With sprawling estates and rich historical tales to be told, Scotland’s stately homes are unlike any others.
Ranging from the most northerly grand home down to the Scottish borders, make the most of your next campervan holiday by paying a visit to some exquisite homes of the past.
Beginning with the most famous of all the Scottish stately homes, Balmoral Castle. Built in 1856, Balmoral has acted as the Scottish holiday home for the Royal Family and is still regularly used by Queen Elizabeth II.
Despite the Royal connection, much of the estate is open to the public. You can take in guided tours of the home, and various walks and activities take up much of the grounds. You can even keep an eye out for red squirrels on the website’s squirrel cam feed.
Situated in Aberdeenshire, around 6 miles from Ballater, this stately home is easy to get to by popular roads.
Gosford House is next on the list, with a stunning building situated in a 5000-acre estate. While Edinburgh and the surrounding areas are populated with many famous stately homes, such as Hopetoun House in South Queensferry, we feel this lesser-known spot is also worthy of a visit.
Acting as the seat for the Earls of Wemyss and Merch, the home offers tours and visitors are invited by permit to wander the vast grounds. The estate is even home to Craigielaw, a championship links golf course, for those who fancy getting in a quick 18 holes while on their holiday.
Situated in Longniddry, just south of the Firth of Forth, Gosford is easily accessible by public road and has onsite parking for tours.
Shifting our view to the west coast of the country, Glasgow is home to Pollok House. Built in 1752, Pollok is the ancestral home of the Stirling Maxwell family.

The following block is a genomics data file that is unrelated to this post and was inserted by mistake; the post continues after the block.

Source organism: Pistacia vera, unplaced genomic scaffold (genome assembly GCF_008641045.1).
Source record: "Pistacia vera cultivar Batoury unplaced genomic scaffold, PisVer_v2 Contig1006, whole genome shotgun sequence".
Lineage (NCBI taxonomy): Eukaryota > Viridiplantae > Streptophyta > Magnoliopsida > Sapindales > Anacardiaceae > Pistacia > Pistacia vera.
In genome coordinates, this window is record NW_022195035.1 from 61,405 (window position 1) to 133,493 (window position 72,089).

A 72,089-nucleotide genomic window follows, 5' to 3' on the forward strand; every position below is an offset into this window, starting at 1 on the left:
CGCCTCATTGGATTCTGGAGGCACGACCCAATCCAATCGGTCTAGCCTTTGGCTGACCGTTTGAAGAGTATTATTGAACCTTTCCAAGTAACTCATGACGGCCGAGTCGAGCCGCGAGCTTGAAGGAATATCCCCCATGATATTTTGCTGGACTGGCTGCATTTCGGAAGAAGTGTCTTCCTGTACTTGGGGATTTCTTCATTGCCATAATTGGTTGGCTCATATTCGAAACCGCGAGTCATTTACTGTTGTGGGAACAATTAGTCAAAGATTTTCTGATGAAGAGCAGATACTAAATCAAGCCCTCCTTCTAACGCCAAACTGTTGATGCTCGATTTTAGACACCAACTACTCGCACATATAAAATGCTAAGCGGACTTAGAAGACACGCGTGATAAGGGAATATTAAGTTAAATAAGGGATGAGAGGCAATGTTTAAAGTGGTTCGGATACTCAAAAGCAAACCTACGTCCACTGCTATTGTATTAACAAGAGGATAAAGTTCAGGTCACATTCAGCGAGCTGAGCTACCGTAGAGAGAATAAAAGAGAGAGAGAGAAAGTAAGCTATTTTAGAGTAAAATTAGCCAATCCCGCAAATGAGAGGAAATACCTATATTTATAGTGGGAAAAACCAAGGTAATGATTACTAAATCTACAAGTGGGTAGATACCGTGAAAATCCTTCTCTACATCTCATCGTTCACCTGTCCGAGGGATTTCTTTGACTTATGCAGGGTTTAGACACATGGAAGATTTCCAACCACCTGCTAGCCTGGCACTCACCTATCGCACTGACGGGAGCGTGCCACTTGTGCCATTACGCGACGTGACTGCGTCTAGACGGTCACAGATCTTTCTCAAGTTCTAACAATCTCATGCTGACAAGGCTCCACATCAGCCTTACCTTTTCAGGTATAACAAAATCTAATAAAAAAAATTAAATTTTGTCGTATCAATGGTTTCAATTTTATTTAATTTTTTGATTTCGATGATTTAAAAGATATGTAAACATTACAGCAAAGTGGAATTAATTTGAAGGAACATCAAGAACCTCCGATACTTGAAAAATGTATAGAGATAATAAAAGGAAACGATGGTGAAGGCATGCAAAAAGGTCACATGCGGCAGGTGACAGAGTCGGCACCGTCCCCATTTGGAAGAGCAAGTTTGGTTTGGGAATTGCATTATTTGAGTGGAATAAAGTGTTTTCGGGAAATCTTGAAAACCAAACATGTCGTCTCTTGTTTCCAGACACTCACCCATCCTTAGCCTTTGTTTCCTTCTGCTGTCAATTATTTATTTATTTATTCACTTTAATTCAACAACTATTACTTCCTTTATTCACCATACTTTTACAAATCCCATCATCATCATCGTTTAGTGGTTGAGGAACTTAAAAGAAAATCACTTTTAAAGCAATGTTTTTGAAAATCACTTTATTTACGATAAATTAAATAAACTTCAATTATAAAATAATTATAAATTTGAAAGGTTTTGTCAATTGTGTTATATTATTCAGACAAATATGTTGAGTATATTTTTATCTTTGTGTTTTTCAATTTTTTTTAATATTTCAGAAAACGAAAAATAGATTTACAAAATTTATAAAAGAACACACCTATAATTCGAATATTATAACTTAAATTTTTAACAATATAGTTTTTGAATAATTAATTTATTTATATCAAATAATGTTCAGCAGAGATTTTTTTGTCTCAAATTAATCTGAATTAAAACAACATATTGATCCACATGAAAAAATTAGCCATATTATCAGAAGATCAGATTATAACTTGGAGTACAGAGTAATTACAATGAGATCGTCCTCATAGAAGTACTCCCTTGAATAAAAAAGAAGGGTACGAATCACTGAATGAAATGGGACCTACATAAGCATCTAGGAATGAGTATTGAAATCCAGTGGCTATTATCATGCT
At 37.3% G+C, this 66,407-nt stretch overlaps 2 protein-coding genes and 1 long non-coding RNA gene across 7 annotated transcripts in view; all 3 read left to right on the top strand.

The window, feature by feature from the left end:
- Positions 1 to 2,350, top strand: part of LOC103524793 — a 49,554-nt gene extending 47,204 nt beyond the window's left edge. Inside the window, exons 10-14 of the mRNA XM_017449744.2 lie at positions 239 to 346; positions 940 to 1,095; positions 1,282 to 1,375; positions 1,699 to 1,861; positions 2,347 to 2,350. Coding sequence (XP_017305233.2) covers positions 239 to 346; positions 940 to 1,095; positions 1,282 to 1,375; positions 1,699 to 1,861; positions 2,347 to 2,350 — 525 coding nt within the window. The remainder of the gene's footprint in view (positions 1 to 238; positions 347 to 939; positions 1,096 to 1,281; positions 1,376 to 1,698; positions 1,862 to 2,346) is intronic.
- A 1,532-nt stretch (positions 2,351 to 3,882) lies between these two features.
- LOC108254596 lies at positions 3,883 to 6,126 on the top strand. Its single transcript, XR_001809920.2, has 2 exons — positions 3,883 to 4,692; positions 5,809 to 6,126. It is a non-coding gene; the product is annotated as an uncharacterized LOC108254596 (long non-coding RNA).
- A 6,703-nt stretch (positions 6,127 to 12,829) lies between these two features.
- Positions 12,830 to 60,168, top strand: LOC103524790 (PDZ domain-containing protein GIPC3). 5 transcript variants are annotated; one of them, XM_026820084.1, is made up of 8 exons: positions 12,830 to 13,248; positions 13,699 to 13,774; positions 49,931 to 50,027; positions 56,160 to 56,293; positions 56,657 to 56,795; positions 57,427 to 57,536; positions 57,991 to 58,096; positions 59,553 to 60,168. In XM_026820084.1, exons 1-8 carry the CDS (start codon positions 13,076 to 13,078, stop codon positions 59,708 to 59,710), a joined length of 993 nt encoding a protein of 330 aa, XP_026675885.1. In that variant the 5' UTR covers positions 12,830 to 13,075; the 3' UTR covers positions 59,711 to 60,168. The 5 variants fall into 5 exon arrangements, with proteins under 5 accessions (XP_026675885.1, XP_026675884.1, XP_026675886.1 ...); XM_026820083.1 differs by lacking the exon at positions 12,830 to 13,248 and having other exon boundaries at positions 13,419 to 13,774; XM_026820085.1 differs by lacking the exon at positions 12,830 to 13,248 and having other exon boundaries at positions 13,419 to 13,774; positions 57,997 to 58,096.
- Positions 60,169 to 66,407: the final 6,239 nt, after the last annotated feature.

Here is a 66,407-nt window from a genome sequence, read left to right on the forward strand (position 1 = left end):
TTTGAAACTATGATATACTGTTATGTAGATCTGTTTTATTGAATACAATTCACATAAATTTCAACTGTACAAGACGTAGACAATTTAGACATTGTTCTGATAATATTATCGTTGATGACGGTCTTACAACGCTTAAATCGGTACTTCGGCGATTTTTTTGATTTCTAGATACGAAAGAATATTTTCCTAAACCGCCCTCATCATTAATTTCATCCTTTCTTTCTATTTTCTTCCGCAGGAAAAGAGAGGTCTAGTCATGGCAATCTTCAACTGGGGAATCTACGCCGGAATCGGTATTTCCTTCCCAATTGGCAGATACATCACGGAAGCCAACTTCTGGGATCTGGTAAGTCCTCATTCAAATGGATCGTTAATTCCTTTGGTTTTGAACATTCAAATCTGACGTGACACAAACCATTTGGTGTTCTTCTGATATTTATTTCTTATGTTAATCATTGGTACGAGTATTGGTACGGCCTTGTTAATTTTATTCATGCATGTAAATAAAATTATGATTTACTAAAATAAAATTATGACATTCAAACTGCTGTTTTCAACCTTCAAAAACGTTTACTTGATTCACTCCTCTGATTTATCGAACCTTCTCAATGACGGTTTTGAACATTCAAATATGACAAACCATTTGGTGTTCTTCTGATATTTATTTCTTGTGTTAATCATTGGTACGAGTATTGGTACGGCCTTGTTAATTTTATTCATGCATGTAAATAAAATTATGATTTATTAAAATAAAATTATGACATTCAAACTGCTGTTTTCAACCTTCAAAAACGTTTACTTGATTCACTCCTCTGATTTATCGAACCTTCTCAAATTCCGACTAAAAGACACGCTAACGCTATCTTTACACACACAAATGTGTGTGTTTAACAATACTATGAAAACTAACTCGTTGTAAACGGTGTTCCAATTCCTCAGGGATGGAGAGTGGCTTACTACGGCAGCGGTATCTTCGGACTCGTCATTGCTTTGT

This stately home houses an impressive collection of international art – with pieces by William Blake and Spanish artists Francisco Goya, Bartolomé Esteban Murillo and El Greco. The grounds are also available to peruse, and if you go at the right time of year you can take in over 1000 different species of rhododendrons.
Nestled in Pollok country park and situated surprisingly close to the city centre, you will have no trouble reaching the grounds and parking your recreational vehicle.
Like all of the stately homes on the list, Dunrobin offers a guided tour of the castle and access to the grounds – with a potential spot of Falconry also available. But what sets Dunrobin apart from the rest is the architecture, as the castle itself is designed to resemble a French château.
Overlooking the Moray firth, Dunrobin is situated on the east coast of the Scottish highlands. Just north of the village of Dornoch, it is easily accessible; however, you’ll have to hurry, as the grounds are only open to the public between 1st April and 31st October annually.
We move now from Dunrobin at the tip of the Scottish mainland, down to Bowhill House nestled in the heart of the Scottish borders.
Similar to the aforementioned Pollok House, Bowhill is also home to a large private art collection. Visitors can gaze upon exceptional pieces by Canaletto, Henry Raeburn and Thomas Gainsborough. The grounds also boast some impressive walks and views, with an additional small adventure park for the kids.
Visitors can book tours of the grounds and home, with free parking on site. The estate is situated only a few miles west of Selkirk and is easy to reach on the road.
Remaining in the Scottish borders, our final destination is Abbotsford House. This stately home was famously the home of Sir Walter Scott, arguably Scotland’s most prominent author.
Abbotsford provides a stunning day out: the house and gardens are accessible by booking, and there are an additional museum, chapel and cafe on-site to take in a spot of lunch.
The home offers free parking for visitors at no additional cost. Abbotsford is an hour south of Edinburgh, and only a 45-minute drive from Rosiesle, and so makes for the perfect stately home to tick off the list first!
* all the attractions listed are available to visit at the time of writing; however, your ability to safely carry out the ideas in this article may change with developing Government advice in your country and those you plan to visit. Stay safe and visit gov.scot/coronavirus-covid-19 for the latest guidance in Scotland or gov.uk/coronavirus for the latest guidance in England.
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